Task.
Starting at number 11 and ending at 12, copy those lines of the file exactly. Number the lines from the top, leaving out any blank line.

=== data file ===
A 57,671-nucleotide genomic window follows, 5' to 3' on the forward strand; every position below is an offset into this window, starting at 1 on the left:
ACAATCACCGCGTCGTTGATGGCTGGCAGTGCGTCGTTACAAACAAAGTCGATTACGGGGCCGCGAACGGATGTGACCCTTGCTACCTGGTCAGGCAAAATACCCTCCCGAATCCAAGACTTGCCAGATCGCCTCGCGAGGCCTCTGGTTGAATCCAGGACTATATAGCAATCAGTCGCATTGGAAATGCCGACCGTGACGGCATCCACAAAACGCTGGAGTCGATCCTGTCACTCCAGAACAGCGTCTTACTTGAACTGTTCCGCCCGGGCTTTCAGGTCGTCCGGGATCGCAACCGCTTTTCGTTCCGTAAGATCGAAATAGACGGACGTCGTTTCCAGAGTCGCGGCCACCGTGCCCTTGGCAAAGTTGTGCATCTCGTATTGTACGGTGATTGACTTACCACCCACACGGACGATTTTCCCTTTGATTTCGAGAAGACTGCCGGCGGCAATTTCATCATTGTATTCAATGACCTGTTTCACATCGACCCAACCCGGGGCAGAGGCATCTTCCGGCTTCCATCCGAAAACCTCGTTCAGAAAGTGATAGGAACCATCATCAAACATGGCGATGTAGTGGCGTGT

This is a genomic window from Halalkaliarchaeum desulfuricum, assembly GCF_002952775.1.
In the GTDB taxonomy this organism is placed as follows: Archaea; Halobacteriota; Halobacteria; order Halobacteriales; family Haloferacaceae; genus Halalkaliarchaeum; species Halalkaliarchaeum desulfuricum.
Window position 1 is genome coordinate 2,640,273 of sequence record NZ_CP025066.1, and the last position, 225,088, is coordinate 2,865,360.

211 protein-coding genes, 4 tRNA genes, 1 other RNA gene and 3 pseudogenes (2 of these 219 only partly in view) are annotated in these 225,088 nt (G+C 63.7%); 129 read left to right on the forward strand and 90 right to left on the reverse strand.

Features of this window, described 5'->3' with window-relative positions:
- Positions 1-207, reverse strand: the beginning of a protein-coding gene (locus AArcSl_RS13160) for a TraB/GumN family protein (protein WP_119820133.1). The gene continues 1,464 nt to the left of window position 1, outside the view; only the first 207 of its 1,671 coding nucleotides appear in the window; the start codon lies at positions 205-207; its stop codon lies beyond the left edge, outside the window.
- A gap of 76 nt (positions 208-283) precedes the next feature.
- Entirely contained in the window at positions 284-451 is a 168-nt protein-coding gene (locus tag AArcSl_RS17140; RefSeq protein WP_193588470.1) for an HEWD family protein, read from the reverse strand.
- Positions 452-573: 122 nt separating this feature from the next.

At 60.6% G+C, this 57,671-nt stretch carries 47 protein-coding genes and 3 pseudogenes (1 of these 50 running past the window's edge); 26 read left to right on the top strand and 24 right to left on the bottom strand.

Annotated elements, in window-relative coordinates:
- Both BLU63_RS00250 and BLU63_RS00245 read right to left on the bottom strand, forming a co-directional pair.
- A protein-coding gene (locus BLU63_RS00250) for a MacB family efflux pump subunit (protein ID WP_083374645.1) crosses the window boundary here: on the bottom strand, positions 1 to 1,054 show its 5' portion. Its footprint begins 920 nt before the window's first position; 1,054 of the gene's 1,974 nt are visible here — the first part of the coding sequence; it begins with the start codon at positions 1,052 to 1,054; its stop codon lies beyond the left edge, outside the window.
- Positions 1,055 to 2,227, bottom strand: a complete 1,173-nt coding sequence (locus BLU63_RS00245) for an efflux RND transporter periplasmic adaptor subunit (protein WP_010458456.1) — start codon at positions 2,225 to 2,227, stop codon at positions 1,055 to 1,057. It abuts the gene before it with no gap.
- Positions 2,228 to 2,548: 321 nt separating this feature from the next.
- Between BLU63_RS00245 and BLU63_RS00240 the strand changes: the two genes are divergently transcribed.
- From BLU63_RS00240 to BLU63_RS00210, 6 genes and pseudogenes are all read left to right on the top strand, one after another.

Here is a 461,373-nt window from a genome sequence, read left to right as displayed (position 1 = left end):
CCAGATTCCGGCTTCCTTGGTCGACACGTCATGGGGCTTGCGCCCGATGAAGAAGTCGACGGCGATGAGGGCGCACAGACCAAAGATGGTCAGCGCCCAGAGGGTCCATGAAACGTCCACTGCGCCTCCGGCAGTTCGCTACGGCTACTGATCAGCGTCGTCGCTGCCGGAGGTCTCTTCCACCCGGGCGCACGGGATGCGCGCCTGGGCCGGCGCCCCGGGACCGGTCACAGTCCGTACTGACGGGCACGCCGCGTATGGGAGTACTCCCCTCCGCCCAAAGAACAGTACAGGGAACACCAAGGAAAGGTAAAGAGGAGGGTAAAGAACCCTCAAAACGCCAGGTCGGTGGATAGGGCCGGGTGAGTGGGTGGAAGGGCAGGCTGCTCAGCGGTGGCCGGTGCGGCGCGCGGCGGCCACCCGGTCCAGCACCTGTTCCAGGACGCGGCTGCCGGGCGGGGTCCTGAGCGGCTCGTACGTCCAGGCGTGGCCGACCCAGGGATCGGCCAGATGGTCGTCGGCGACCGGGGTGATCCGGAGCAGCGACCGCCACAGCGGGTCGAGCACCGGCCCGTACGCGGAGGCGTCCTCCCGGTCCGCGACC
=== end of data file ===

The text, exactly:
- Positions 452-573: 122 nt separating this feature from the next.

At 60.6% G+C, this 57,671-nt stretch carries 47 protein-coding genes and 3 pseudogenes (1 of these 50 running past the window's edge); 26 read left to right on the top strand and 24 right to left on the bottom strand.